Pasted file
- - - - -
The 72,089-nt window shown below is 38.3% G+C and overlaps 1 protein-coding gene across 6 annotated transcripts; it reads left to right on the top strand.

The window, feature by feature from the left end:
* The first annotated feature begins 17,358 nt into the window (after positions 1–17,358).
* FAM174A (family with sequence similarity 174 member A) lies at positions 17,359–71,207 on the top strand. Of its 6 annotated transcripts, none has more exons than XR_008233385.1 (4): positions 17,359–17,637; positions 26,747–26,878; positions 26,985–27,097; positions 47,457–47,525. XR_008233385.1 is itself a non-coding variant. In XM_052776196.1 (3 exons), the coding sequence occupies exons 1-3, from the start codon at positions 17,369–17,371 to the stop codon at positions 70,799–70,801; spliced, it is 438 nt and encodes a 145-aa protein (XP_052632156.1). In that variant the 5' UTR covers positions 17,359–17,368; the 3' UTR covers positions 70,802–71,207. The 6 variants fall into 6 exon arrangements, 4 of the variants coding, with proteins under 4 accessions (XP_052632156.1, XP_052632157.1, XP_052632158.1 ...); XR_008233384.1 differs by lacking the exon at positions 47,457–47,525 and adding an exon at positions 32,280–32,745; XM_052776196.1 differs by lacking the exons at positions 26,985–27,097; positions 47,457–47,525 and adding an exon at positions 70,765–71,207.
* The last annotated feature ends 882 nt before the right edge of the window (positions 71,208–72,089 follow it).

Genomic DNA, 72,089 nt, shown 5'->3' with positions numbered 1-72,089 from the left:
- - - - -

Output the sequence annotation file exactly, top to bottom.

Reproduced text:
The 72,089-nt window shown below is 38.3% G+C and overlaps 1 protein-coding gene across 6 annotated transcripts; it reads left to right on the top strand.

The window, feature by feature from the left end:
* The first annotated feature begins 17,358 nt into the window (after positions 1–17,358).
* FAM174A (family with sequence similarity 174 member A) lies at positions 17,359–71,207 on the top strand. Of its 6 annotated transcripts, none has more exons than XR_008233385.1 (4): positions 17,359–17,637; positions 26,747–26,878; positions 26,985–27,097; positions 47,457–47,525. XR_008233385.1 is itself a non-coding variant. In XM_052776196.1 (3 exons), the coding sequence occupies exons 1-3, from the start codon at positions 17,369–17,371 to the stop codon at positions 70,799–70,801; spliced, it is 438 nt and encodes a 145-aa protein (XP_052632156.1). In that variant the 5' UTR covers positions 17,359–17,368; the 3' UTR covers positions 70,802–71,207. The 6 variants fall into 6 exon arrangements, 4 of the variants coding, with proteins under 4 accessions (XP_052632156.1, XP_052632157.1, XP_052632158.1 ...); XR_008233384.1 differs by lacking the exon at positions 47,457–47,525 and adding an exon at positions 32,280–32,745; XM_052776196.1 differs by lacking the exons at positions 26,985–27,097; positions 47,457–47,525 and adding an exon at positions 70,765–71,207.
* The last annotated feature ends 882 nt before the right edge of the window (positions 71,208–72,089 follow it).

Genomic DNA, 72,089 nt, shown 5'->3' with positions numbered 1-72,089 from the left: